Bolivia investigates the death of 35 condors

Photo of an Andean condor (Vultur gryphus)
The Andean condor’s status was recently raised to “vulnerable”

Bolivia has sent a group of experts to the southern province of Tarija to investigate after 35 condors were found dead in recent days.

Officials say they fear the animals – 17 males and 18 females – may have died from poisoning.

The Andean condor (Vultur gryphus) is one of the largest flying birds with a wingspan of up to 3.2m (10.5ft).

In December, it had its threat level raised to “vulnerable” from “near threatened”.

The International Union for Conservation of Nature updated the Andean condor’s status in its annual update to its Red List, which assesses the survival prospects of animals, fungi and plant.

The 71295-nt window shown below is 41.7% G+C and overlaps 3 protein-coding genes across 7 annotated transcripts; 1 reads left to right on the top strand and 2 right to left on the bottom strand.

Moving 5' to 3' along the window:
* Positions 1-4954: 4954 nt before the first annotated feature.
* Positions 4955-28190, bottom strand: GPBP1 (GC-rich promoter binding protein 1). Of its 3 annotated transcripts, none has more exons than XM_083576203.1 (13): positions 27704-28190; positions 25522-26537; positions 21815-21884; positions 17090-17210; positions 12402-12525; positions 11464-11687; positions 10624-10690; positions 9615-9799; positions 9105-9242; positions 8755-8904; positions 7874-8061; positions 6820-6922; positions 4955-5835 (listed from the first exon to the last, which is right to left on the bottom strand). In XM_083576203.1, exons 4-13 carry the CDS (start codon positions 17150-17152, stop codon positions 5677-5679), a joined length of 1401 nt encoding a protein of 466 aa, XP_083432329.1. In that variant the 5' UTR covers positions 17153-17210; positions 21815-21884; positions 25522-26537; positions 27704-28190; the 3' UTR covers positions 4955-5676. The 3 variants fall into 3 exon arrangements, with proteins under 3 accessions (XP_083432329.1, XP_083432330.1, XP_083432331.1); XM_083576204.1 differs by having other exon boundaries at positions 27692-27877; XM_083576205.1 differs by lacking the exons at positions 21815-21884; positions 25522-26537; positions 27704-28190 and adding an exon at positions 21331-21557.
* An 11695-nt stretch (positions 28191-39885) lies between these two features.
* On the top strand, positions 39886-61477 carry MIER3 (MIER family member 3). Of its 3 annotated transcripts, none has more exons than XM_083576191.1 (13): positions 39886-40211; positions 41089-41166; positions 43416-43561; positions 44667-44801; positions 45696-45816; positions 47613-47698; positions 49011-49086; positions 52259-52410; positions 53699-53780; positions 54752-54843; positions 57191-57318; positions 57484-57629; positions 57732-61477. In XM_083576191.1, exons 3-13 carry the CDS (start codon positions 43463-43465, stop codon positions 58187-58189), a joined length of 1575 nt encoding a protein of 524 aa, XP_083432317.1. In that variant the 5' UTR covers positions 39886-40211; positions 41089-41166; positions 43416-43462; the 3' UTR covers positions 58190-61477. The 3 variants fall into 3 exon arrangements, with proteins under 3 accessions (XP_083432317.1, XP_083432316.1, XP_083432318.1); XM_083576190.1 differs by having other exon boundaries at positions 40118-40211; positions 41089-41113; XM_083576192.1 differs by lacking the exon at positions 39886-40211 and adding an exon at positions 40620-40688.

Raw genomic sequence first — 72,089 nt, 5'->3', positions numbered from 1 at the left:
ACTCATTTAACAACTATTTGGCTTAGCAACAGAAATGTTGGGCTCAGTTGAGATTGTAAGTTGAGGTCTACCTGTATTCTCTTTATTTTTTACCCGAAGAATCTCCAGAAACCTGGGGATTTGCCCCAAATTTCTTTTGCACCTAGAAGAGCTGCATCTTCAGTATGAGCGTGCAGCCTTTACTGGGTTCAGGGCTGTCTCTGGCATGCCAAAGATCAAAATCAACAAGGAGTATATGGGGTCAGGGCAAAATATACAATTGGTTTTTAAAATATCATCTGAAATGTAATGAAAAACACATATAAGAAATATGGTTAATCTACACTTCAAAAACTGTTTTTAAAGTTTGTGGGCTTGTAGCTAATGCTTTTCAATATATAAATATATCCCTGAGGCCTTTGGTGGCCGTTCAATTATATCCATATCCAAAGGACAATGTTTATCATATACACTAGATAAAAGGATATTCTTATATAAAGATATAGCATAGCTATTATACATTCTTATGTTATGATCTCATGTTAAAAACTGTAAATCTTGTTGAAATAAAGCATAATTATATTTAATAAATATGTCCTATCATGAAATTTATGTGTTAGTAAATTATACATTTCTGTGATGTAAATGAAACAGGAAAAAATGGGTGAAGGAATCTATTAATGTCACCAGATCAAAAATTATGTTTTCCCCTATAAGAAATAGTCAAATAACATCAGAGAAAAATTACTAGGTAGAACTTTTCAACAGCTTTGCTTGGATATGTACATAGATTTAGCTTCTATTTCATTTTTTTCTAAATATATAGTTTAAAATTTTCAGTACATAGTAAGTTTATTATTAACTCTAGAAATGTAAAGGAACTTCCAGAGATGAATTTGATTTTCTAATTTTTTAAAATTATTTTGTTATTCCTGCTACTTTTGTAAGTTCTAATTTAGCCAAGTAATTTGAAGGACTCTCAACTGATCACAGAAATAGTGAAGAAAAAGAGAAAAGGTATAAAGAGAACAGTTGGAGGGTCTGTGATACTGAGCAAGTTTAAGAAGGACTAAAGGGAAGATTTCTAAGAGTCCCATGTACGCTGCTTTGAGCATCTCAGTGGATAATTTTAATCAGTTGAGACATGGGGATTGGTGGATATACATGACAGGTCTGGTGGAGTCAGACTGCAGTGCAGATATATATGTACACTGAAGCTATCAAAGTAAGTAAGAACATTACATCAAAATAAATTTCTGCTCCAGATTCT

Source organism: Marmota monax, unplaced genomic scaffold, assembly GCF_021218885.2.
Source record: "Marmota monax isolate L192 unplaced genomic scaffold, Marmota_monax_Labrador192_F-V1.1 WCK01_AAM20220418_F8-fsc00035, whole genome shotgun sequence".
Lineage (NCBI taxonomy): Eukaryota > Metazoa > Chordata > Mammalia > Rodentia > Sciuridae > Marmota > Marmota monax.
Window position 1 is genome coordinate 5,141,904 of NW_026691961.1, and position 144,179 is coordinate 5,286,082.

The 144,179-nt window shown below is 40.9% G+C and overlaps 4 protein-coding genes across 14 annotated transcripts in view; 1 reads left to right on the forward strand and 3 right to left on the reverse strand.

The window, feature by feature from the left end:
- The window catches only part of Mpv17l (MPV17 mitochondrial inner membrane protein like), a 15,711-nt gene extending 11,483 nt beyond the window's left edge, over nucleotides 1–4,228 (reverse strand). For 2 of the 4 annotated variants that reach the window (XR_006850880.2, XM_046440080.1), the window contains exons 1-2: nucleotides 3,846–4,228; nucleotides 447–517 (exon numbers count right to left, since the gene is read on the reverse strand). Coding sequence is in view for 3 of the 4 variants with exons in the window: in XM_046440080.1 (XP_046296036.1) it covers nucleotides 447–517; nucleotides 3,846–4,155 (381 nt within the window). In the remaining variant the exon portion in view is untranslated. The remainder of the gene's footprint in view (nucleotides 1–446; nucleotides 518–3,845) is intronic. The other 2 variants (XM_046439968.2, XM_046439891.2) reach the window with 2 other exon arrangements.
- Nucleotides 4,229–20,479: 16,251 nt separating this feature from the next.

Andean condors are scavengers and primarily eat carrion – decayed flesh of dead animals – and the fear is that they may have eaten poisoned carcasses.

“There’s a dead goat in the area and three dogs have also died, so it’s likely that poison is to blame,” the deputy minister of the environment, Magin Herrera, said.

The governor of Tarija, Adrián Herrera, said that farmers and locals lived in harmony with the condors, implying that they would not have poisoned the birds on purpose.

A team of ornithologists, veterinarians and lawyers will investigate further.

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